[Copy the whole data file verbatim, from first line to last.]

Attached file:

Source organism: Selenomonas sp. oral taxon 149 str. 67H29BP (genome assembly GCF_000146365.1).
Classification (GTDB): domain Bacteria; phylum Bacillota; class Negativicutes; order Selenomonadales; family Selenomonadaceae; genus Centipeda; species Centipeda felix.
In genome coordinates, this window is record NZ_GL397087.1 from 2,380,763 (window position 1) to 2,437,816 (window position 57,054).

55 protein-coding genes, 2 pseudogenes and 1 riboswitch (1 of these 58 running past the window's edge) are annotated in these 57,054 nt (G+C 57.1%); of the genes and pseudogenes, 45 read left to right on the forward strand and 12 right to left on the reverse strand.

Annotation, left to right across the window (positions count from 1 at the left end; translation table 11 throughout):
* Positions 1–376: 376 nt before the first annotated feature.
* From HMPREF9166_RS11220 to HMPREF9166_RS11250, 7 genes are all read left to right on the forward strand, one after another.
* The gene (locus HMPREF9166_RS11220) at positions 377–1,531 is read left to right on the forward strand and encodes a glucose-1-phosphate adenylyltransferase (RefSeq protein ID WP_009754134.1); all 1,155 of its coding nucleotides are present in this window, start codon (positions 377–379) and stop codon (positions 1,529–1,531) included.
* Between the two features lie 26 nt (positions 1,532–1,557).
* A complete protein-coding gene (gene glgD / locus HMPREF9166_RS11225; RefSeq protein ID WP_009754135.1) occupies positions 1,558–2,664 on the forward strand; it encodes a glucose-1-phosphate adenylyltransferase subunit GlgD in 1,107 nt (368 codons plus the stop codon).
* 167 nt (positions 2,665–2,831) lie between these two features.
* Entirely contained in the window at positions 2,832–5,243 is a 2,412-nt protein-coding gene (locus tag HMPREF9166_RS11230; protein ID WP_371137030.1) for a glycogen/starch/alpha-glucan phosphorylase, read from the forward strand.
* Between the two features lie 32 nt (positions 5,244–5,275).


Source organism: Selenomonas sp. oral taxon 149 str. 67H29BP (genome assembly GCF_000146365.1).
Classification (GTDB): domain Bacteria; phylum Bacillota; class Negativicutes; order Selenomonadales; family Selenomonadaceae; genus Centipeda; species Centipeda felix.
In genome coordinates, this window is record NZ_GL397087.1 from 2,380,763 (window position 1) to 2,437,816 (window position 57,054).

55 protein-coding genes, 2 pseudogenes and 1 riboswitch (1 of these 58 running past the window's edge) are annotated in these 57,054 nt (G+C 57.1%); of the genes and pseudogenes, 45 read left to right on the forward strand and 12 right to left on the reverse strand.

Annotation, left to right across the window (positions count from 1 at the left end; translation table 11 throughout):
* Positions 1–376: 376 nt before the first annotated feature.
* From HMPREF9166_RS11220 to HMPREF9166_RS11250, 7 genes are all read left to right on the forward strand, one after another.
* The gene (locus HMPREF9166_RS11220) at positions 377–1,531 is read left to right on the forward strand and encodes a glucose-1-phosphate adenylyltransferase (RefSeq protein ID WP_009754134.1); all 1,155 of its coding nucleotides are present in this window, start codon (positions 377–379) and stop codon (positions 1,529–1,531) included.
* Between the two features lie 26 nt (positions 1,532–1,557).
* A complete protein-coding gene (gene glgD / locus HMPREF9166_RS11225; RefSeq protein ID WP_009754135.1) occupies positions 1,558–2,664 on the forward strand; it encodes a glucose-1-phosphate adenylyltransferase subunit GlgD in 1,107 nt (368 codons plus the stop codon).
* 167 nt (positions 2,665–2,831) lie between these two features.
* Entirely contained in the window at positions 2,832–5,243 is a 2,412-nt protein-coding gene (locus tag HMPREF9166_RS11230; protein ID WP_371137030.1) for a glycogen/starch/alpha-glucan phosphorylase, read from the forward strand.
* Between the two features lie 32 nt (positions 5,244–5,275).